Almost five years ago, Pro-Life activist and citizen journalist David Daleiden released groundbreaking investigative videos showing the abortion industry trafficking the body parts of babies killed in abortion. Daleiden and his colleague Sandra Merritt spent years working undercover to infiltrate executive circles in the abortion industry and pose as buyers for “fetal tissue,” the body parts of preborn babies violently killed in abortions.
The videos stunned the nation and destroyed the façade of the abortion industry. However, in the years since releasing the videos, biased prosecutors have pursued not the apparent criminals, Planned Parenthood and their co-conspirators profiting from the sale of human body parts, but the whistleblowers who uncovered the alleged crimes.
Amid mismanagement and accusations of collusion, charges against Daleiden and Merritt have been dropped in some jurisdictions, including in Texas. In other places, most notably California, the journalists still face steep civil and criminal penalties that they will be fighting for years to come. Currently, Daleiden’s legal team is appealing an unjust ruling from November of last year that the Center for Medical Progress, Daleiden and Merritt’s investigative organization, must pay $2.3 million to America’s largest abortion business, Planned Parenthood.
At the same time, Daleiden faces criminal charges in California, and, if convicted, he could face jail time. Writing for the Federalist, attorney Thomas Brejcha describes the repercussions such a bogus case could have on investigative journalism, not only in Pro-Life activism but in all sectors of society. Brejcha is the founder, president, and chief counsel of the Thomas More Society, which is representing Daleiden.
Brejcha writes that the fact that Daleiden has been arraigned on 10 felony charges related to recording conversations with abortion executives in public places could have “far wider implications for journalists.” The undercover recording practices that Daleiden and his team used are standard in investigative journalism, and Brejcha cites several examples of other journalists who successfully documented nefarious activity in this manner that would not have otherwise come to light.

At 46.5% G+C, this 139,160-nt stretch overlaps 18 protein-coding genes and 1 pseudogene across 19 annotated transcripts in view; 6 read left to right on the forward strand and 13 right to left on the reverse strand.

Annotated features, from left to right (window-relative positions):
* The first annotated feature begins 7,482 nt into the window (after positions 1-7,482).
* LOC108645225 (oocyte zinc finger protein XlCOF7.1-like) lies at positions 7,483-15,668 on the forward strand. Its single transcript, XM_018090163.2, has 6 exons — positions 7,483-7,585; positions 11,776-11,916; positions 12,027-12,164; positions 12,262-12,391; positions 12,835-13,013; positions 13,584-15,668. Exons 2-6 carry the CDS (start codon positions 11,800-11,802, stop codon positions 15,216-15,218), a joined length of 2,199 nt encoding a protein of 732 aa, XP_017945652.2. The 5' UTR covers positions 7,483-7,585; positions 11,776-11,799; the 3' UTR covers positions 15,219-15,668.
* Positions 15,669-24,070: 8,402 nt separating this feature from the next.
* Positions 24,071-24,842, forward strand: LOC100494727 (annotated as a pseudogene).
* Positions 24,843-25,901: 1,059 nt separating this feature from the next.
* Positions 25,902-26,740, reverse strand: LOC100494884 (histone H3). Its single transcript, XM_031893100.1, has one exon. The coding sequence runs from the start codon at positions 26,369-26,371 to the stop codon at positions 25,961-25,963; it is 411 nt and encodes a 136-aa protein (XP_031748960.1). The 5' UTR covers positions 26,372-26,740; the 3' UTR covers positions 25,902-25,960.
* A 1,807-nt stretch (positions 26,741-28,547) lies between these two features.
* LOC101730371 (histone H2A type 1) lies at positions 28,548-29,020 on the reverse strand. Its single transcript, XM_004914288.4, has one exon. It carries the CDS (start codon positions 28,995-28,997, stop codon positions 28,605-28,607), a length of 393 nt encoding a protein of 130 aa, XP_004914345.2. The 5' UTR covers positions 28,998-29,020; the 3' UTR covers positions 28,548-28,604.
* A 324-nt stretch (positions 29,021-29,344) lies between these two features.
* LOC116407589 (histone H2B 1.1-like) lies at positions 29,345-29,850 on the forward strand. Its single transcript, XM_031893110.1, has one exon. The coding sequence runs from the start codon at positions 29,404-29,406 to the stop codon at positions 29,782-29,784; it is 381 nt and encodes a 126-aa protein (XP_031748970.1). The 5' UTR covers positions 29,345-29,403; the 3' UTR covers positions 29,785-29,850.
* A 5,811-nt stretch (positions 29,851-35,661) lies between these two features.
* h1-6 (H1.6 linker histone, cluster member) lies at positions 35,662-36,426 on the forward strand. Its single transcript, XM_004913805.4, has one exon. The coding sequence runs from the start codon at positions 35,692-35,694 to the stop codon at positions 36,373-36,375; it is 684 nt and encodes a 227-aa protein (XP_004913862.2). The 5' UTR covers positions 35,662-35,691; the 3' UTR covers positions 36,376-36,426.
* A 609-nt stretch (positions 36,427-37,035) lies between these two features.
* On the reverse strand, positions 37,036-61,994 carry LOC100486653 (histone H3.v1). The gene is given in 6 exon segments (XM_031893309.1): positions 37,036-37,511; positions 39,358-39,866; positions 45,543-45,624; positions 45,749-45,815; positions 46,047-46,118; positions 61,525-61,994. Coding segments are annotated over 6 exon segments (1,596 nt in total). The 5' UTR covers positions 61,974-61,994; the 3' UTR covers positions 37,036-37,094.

Brejcha notes the glaring political bias behind the felony charges brought by then-California District Attorney and failed anti-Life presidential candidate Kamala Harris. Harris attempted to file 15 criminal charges against Daleiden for his investigative work. Six of those charges were thrown out by a blatantly anti-Life judge when even he could not ignore that such charges violated the First Amendment. While Harris pursued such aggressive prosecution of Daleiden, a concurrent undercover investigation of the poultry industry led California to investigate poultry businesses and the journalists in that case faced no charges.
Brejcha concludes, “No one can be blamed for thinking that the legal actions were inspired and carried out by pro-choice organizations to punish and silence their opponents. What does it tell you that the Daleiden case may have been the first time that any journalist has been criminally charged with violating the California recording law in the many years it has been on the books?”
Even anti-Life legal experts are able to recognize the highly damaging effects such prosecution could have on American journalism. Brejcha notes that anti-Life law professors have gone on the record stating, “Whatever the precise facts of this case prove to be, the prosecution has broader implications, and not just for abortion and anti-abortion speech. Undercover exposés play a vital role in informing the American public of important facts that would otherwise remain hidden.” Even the notoriously biased Los Angeles Times called the prosecution of Daleiden “disturbingly aggressive” and an “overreach.” Planned Parenthood, despite ongoing investigations, still has not faced any formal disciplinary action for the apparent crimes revealed in Daleiden’s investigation. Daleiden and Merritt, the journalists who uncovered the crimes, must continue to fight legal battles against tremendous odds. Follow Texas Right to Life for updates on the cases.